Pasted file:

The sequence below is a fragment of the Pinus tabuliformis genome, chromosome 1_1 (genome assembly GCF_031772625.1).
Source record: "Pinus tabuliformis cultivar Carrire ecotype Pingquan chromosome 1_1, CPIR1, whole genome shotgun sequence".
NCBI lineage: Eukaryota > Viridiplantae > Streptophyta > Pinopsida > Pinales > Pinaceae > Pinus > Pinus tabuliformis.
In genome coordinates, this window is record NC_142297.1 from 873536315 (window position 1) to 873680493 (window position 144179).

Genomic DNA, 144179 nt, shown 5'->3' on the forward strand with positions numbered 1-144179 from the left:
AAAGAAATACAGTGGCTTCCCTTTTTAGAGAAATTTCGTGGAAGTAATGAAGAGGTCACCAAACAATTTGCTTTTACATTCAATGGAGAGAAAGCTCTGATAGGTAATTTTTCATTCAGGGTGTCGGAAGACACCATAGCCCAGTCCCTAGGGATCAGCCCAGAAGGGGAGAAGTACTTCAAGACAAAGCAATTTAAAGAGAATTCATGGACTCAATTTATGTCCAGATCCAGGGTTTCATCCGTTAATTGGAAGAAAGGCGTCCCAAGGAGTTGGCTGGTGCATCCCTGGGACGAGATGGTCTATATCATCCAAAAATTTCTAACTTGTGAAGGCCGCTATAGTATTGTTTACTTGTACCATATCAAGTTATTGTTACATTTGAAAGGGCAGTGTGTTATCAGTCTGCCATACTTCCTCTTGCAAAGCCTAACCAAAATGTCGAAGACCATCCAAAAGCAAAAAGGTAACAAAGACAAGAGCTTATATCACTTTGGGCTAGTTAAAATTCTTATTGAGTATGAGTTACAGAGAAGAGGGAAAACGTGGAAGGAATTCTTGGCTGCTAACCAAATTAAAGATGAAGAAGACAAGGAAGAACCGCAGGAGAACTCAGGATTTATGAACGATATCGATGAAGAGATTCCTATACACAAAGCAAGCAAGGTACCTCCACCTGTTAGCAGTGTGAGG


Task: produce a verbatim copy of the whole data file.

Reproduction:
The sequence below is a fragment of the Pinus tabuliformis genome, chromosome 1_1 (genome assembly GCF_031772625.1).
Source record: "Pinus tabuliformis cultivar Carrire ecotype Pingquan chromosome 1_1, CPIR1, whole genome shotgun sequence".
NCBI lineage: Eukaryota > Viridiplantae > Streptophyta > Pinopsida > Pinales > Pinaceae > Pinus > Pinus tabuliformis.
In genome coordinates, this window is record NC_142297.1 from 873536315 (window position 1) to 873680493 (window position 144179).

Genomic DNA, 144179 nt, shown 5'->3' on the forward strand with positions numbered 1-144179 from the left:
AAAGAAATACAGTGGCTTCCCTTTTTAGAGAAATTTCGTGGAAGTAATGAAGAGGTCACCAAACAATTTGCTTTTACATTCAATGGAGAGAAAGCTCTGATAGGTAATTTTTCATTCAGGGTGTCGGAAGACACCATAGCCCAGTCCCTAGGGATCAGCCCAGAAGGGGAGAAGTACTTCAAGACAAAGCAATTTAAAGAGAATTCATGGACTCAATTTATGTCCAGATCCAGGGTTTCATCCGTTAATTGGAAGAAAGGCGTCCCAAGGAGTTGGCTGGTGCATCCCTGGGACGAGATGGTCTATATCATCCAAAAATTTCTAACTTGTGAAGGCCGCTATAGTATTGTTTACTTGTACCATATCAAGTTATTGTTACATTTGAAAGGGCAGTGTGTTATCAGTCTGCCATACTTCCTCTTGCAAAGCCTAACCAAAATGTCGAAGACCATCCAAAAGCAAAAAGGTAACAAAGACAAGAGCTTATATCACTTTGGGCTAGTTAAAATTCTTATTGAGTATGAGTTACAGAGAAGAGGGAAAACGTGGAAGGAATTCTTGGCTGCTAACCAAATTAAAGATGAAGAAGACAAGGAAGAACCGCAGGAGAACTCAGGATTTATGAACGATATCGATGAAGAGATTCCTATACACAAAGCAAGCAAGGTACCTCCACCTGTTAGCAGTGTGAGG